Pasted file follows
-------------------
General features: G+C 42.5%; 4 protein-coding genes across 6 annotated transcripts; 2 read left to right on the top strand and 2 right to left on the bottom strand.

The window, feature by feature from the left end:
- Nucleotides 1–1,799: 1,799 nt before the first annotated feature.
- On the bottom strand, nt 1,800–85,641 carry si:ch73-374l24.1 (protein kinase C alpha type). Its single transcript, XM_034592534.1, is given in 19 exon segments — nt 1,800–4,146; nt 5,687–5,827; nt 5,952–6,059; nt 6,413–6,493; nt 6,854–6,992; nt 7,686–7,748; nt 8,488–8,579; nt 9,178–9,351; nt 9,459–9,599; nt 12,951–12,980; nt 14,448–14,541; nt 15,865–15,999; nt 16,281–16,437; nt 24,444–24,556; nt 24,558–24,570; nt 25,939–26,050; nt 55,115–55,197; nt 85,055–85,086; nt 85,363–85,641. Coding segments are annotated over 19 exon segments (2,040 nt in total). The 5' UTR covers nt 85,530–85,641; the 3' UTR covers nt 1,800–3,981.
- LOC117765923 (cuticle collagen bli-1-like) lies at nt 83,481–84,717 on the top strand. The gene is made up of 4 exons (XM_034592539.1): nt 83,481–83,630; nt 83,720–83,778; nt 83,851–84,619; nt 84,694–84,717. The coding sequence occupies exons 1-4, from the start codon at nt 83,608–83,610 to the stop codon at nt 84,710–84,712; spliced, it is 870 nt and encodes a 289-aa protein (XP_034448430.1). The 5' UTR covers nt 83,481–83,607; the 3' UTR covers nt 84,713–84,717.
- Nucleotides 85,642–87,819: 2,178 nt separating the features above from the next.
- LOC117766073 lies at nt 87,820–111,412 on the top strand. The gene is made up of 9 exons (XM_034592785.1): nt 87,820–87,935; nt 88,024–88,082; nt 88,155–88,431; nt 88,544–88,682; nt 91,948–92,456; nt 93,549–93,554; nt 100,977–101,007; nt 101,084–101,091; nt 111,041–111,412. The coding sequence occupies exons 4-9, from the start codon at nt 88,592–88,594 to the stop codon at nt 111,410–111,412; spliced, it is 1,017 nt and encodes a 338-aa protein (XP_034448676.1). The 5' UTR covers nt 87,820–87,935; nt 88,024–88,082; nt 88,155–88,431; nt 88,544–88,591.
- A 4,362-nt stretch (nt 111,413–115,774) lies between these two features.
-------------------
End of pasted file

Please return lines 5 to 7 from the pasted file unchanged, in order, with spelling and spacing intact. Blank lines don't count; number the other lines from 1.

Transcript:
- LOC117765923 (cuticle collagen bli-1-like) lies at nt 83,481–84,717 on the top strand. The gene is made up of 4 exons (XM_034592539.1): nt 83,481–83,630; nt 83,720–83,778; nt 83,851–84,619; nt 84,694–84,717. The coding sequence occupies exons 1-4, from the start codon at nt 83,608–83,610 to the stop codon at nt 84,710–84,712; spliced, it is 870 nt and encodes a 289-aa protein (XP_034448430.1). The 5' UTR covers nt 83,481–83,607; the 3' UTR covers nt 84,713–84,717.
- Nucleotides 85,642–87,819: 2,178 nt separating the features above from the next.
- LOC117766073 lies at nt 87,820–111,412 on the top strand. The gene is made up of 9 exons (XM_034592785.1): nt 87,820–87,935; nt 88,024–88,082; nt 88,155–88,431; nt 88,544–88,682; nt 91,948–92,456; nt 93,549–93,554; nt 100,977–101,007; nt 101,084–101,091; nt 111,041–111,412. The coding sequence occupies exons 4-9, from the start codon at nt 88,592–88,594 to the stop codon at nt 111,410–111,412; spliced, it is 1,017 nt and encodes a 338-aa protein (XP_034448676.1). The 5' UTR covers nt 87,820–87,935; nt 88,024–88,082; nt 88,155–88,431; nt 88,544–88,591.